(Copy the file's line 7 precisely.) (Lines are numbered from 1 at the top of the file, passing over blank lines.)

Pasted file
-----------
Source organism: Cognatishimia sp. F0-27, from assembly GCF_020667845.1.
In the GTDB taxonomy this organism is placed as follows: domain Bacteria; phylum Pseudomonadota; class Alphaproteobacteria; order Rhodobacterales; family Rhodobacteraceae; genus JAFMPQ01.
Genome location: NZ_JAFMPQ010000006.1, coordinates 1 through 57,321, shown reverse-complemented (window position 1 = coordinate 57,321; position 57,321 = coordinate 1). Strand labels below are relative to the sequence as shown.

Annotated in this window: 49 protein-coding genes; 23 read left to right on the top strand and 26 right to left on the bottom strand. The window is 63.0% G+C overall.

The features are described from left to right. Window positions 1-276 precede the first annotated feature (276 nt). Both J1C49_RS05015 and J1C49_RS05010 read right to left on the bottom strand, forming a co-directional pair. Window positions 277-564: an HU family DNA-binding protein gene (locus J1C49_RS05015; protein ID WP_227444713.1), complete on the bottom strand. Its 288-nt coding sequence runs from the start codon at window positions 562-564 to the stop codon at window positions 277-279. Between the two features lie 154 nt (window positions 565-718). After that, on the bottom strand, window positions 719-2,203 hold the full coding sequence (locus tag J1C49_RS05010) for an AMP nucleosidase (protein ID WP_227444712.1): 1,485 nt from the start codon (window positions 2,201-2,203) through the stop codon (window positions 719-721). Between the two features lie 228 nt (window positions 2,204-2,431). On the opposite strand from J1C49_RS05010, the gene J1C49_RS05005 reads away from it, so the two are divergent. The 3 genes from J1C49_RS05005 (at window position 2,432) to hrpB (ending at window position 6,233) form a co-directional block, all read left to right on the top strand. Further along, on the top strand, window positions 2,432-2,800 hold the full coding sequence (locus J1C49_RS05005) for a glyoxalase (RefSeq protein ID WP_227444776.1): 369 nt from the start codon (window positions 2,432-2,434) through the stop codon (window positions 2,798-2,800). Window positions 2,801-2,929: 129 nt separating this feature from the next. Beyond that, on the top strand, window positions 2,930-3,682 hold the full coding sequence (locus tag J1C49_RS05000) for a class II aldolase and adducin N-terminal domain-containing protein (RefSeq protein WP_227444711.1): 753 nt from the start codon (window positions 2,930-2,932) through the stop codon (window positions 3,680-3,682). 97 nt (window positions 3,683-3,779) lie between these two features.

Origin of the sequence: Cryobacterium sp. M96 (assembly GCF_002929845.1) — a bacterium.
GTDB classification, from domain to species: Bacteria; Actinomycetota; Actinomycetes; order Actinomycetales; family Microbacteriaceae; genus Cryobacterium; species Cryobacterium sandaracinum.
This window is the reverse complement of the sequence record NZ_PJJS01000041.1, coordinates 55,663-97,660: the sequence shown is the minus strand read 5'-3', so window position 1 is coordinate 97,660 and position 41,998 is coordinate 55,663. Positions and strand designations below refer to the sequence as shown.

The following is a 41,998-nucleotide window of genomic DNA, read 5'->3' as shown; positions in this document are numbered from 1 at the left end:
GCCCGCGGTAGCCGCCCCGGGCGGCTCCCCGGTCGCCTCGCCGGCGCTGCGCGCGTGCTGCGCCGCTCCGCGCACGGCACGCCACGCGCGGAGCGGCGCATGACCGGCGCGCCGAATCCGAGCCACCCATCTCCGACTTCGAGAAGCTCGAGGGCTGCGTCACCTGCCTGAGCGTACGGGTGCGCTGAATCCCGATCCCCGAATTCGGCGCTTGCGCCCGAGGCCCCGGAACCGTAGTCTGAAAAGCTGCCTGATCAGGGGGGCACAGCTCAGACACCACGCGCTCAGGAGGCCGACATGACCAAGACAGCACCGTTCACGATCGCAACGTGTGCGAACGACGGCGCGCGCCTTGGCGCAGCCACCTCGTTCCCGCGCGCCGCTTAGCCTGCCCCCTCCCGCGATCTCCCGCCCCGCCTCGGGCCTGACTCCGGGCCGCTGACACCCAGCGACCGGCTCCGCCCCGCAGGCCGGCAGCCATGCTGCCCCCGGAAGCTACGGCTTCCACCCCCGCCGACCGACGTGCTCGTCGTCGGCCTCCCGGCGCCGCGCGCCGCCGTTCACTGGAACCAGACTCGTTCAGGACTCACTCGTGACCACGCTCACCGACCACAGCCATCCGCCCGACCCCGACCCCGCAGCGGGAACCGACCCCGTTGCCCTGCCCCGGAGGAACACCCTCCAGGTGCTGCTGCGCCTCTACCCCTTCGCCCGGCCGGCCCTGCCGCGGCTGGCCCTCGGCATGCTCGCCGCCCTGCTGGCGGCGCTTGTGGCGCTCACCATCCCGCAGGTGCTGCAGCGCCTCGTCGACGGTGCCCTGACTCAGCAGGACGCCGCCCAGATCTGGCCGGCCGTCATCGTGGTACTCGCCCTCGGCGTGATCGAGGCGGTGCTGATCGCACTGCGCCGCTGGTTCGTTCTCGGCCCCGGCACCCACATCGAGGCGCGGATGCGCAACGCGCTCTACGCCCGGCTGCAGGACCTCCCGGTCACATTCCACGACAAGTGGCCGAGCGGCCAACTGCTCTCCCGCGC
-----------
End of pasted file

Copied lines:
GTDB classification, from domain to species: Bacteria; Actinomycetota; Actinomycetes; order Actinomycetales; family Microbacteriaceae; genus Cryobacterium; species Cryobacterium sandaracinum.